If the primary surfactant is a fluorinated nonionic surfactant, then a cosurfactant may be cationic, nonionic, catanionic, zwitterionic, or combinations thereof. The cosurfactant may be fluorinated or hydrogenated or both. If the primary surfactant is a fluorinated ionic surfactant, then a cosurfactant may be nonionic and fluorinated or non-fluorinated (hydrogenated).
When a catanionic surfactant containing one fluorinated hydrophobe and one non-fluorinated hydrophobe is used, the microemulsions of the invention form at lower temperatures the higher the fluorine content of the catanionic surfactant, when the amounts of HFE, water, and cosolvent (if present) are held constant. Conversely, the microemulsions of the invention tend to form at higher temperatures the higher the hydrocarbon content of the catanionic surfactant, all else held constant.
The microemulsions of the invention will now be illustrated in, but not limited by, the following examples.
All numerical levels are in weight percent unless otherwise indicated. Unless otherwise indicated, all ingredients are commercially available from Aldrich Chemical Co.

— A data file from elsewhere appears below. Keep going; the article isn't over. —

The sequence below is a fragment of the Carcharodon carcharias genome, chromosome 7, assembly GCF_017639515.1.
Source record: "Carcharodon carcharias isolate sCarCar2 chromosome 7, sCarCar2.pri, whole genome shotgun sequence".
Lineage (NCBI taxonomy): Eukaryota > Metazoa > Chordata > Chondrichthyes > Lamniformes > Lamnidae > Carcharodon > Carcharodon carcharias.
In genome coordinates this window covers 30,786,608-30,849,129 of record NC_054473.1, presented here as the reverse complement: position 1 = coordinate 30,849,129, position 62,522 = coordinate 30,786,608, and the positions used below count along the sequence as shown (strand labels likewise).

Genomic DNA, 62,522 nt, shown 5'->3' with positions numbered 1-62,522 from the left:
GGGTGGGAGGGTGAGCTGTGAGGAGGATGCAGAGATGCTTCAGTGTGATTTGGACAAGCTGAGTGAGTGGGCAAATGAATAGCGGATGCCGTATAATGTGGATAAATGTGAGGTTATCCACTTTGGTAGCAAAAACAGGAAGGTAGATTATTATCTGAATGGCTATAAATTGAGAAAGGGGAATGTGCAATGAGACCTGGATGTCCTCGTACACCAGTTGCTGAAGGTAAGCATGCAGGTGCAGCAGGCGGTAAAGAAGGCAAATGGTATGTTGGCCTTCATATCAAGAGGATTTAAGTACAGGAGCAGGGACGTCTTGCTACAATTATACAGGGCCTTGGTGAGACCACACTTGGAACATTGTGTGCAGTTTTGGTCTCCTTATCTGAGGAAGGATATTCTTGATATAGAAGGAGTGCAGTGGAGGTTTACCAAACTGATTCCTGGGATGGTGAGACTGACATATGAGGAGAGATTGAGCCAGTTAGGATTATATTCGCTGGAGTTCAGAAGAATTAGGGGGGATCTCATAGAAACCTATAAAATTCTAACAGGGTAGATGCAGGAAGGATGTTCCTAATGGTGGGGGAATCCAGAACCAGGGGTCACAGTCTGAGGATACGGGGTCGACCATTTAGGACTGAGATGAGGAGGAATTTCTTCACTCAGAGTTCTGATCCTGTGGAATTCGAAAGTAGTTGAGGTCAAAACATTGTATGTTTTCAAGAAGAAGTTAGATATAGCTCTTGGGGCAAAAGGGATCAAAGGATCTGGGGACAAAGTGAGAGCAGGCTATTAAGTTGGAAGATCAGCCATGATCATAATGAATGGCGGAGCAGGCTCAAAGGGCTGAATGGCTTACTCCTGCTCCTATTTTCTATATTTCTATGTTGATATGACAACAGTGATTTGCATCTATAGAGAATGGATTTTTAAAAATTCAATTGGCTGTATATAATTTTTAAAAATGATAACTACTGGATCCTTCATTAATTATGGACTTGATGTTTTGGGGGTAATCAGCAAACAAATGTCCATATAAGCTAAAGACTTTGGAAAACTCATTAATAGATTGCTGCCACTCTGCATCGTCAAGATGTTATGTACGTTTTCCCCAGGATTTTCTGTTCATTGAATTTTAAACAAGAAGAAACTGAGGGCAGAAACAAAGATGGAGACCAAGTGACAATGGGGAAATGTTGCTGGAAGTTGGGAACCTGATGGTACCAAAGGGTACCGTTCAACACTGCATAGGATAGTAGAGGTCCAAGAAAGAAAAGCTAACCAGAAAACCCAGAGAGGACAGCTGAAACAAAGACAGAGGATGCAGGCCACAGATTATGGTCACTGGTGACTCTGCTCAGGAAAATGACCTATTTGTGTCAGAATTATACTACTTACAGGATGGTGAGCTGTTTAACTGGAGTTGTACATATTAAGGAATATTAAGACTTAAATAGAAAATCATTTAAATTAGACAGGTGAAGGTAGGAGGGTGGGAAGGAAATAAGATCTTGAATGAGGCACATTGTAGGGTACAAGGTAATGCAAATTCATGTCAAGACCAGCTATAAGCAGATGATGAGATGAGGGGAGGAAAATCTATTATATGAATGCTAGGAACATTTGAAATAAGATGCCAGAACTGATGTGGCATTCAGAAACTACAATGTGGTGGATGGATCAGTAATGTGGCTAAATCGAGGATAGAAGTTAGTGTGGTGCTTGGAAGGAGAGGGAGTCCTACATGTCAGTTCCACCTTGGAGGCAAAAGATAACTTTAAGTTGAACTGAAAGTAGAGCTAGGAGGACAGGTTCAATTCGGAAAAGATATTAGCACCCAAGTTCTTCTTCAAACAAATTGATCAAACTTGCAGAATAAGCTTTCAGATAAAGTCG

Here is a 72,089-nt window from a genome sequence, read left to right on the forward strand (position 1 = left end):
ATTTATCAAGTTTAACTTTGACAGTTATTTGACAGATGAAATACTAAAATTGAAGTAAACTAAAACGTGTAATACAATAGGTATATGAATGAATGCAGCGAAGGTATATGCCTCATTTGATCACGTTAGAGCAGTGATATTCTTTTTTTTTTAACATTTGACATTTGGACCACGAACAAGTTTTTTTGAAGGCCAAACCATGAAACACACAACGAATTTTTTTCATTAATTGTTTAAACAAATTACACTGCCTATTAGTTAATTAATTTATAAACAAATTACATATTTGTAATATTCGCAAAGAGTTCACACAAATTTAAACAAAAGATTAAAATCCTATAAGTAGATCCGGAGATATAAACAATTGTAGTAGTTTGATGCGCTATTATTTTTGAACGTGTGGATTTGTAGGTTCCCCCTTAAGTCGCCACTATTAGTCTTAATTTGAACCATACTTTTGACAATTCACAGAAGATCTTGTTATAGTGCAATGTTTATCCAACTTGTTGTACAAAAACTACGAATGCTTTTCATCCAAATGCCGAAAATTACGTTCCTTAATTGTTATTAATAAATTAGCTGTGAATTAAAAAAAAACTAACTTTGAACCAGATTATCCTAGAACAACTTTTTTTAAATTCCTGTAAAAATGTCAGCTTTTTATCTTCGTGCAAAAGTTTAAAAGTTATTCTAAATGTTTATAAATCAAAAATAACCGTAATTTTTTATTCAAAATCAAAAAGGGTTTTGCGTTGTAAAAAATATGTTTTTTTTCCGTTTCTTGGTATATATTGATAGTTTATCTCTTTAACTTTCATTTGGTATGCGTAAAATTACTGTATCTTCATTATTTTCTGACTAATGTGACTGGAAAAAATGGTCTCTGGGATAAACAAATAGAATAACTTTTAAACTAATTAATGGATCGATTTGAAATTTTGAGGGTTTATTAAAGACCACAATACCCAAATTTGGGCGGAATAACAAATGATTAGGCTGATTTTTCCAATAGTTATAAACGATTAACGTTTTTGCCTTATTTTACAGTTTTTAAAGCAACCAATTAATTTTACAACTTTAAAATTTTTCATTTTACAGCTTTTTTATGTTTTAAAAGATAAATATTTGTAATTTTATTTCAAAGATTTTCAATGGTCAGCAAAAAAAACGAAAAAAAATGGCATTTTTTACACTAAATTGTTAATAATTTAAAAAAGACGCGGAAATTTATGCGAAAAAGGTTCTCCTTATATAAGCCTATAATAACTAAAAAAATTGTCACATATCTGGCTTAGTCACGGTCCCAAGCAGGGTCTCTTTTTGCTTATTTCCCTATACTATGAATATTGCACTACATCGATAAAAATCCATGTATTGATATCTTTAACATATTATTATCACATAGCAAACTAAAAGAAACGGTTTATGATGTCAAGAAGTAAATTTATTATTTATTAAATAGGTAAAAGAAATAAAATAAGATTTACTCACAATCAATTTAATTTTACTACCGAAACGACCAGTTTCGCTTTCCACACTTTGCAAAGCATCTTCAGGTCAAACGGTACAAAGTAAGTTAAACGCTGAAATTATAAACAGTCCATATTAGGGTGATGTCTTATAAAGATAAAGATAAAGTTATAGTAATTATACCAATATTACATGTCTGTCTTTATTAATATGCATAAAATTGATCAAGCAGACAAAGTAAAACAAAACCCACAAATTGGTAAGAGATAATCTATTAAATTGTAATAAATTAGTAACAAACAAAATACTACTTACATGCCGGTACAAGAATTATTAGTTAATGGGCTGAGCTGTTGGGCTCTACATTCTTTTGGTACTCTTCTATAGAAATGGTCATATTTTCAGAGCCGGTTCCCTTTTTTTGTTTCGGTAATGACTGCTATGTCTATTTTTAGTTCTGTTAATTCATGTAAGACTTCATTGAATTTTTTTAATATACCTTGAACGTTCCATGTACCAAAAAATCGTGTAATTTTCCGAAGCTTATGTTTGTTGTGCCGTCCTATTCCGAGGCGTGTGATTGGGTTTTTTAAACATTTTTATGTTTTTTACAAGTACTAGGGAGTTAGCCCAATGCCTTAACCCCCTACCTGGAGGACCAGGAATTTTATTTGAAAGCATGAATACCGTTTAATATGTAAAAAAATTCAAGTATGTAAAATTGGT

402 perfluorobutyl ethyl ether, commercially available from Minnesota Mining and Manufacturing Company
401 perfluorobutyl methyl ether, commercially available from Minnesota Mining and Manufacturing Company
Water deionized and filtered water, having the tradename Millipore, 18 MOhms
TBAPFO tetrabutylammonium perfluorooctanoate surfactant, made by reacting 11.02 g perfluorooctanoic acid with 16.39 g tetrabutylammonium hydroxide (using a 40 weight percent aqueous solution) with stirring. Isopropanol (9.76 g) was added to produce a single-phased solution. The resulting solution contained by weight 46.9 percent TBAPFO, 26.3 percent IPA, and 26.8 percent water
TPrAPFO tetrapropylammonium perfluorooctanoate surfactant, made in situ by reacting equimolar amounts of tetrapropylammonium hydroxide and perfluorooctanoic acid
DBDPrAPFO dibutyldipropylammonium perfluorooctanoate surfactant, made in situ by reacting equimolar amounts of perfluorooctanoic acid with tetrabutylammonium hydroxide/tetrapropylammonium hydroxide (1/1)
15-S-5 ethoxylated alcohol (nonionic hydrocarbon surfactant), commercially available from Union Carbide Corp, Danbury, Conn., having the tradename TERGITOL 15-S-5
MPEG-HFP an addition product of hexafluoropropylene trimer and poly(ethylene glycol) monomethyl ether (mw =350), prepared using methods described in U.S. Pat. No. 4,272,615, incorporated by reference herein